It was primarily through the development of the new, one-stop shop website that Karen Huber was recognized for her great expertise, insight, and accomplishments. Earlier this year, she and a colleague, Judy Kay from Thunder Bay, were asked to speak at the Best Start Conference. Karen was thrilled that two ministry representatives were in attendance at their presentation. The question on Karen’s mind then was: Why are we funding single-focused, Autism clinics? Why aren’t we funding clinics that will see all kinds of kids’ brains? “It’s a better use of funds and we’ll be getting the diagnosis right.”

About FASD, Diagnosis, & Prevention

FASD describes the range of effects that can occur in an individual whose mother drank alcohol during pregnancy. The primary disabilities associated with FASD are difficulties with attention, filtering sensory information, language, memory, planning and initiating activities, regulating emotions and life skills. Often these children and youth have normal intelligence but have difficulty using the information they have in an organized fashion.

FASD InfographicFASD affects approximately 4% of the population. It is 2.5 times more prevalent than Autism. It’s highly suspected that the diagnosis rate is low, due to a lack of understanding and awareness, and an ever-present stigma around the diagnosis.

Educated women over the age of 35 is the growing population with alcohol exposed pregnancies. This is not something that is happening only to marginalized individuals. There are many, many kids out there who are misdiagnosed or undiagnosed. “We need to start getting that right before we can start providing services,” said Karen. “Even though it’s a sad day [when a child receives an FASD diagnosis], as it’s a permanent disability, you now know what the areas of strength and need are for the individual and you can start planning accordingly.”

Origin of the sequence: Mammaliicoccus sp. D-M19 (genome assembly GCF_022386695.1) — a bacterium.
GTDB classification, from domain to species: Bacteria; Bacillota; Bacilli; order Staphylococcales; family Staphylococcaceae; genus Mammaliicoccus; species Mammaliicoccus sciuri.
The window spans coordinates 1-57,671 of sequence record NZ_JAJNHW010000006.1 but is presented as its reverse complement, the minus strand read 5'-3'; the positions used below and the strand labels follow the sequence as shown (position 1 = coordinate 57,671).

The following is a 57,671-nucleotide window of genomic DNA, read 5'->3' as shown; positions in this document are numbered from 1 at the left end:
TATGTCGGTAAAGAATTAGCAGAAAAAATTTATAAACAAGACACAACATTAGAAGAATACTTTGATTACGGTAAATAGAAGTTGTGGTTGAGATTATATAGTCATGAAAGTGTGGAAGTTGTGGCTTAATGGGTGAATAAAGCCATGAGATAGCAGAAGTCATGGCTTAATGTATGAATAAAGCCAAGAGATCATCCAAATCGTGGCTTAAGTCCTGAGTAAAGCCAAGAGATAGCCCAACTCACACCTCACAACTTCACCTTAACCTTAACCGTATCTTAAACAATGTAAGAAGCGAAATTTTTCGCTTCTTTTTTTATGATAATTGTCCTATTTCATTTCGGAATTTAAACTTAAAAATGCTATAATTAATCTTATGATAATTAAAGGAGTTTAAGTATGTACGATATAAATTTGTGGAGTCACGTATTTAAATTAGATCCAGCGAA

There is no known safe amount of alcohol during pregnancy. To learn more about why and how to have an alcohol-free pregnancy visit here.  According to Karen, alcohol use is on the rise, particularly women’s alcohol use and accessibility of alcohol is also on the rise. Just because a woman drinks alcohol during her pregnancy, does not mean their child will have an FASD, but it’s a risk factor. A sober pregnancy is a safer pregnancy.

Learn more:

If you have questions about FASD you can get in touch with Karen Huber here, or visit any of the resources listed below:

Posted in Sunbeam News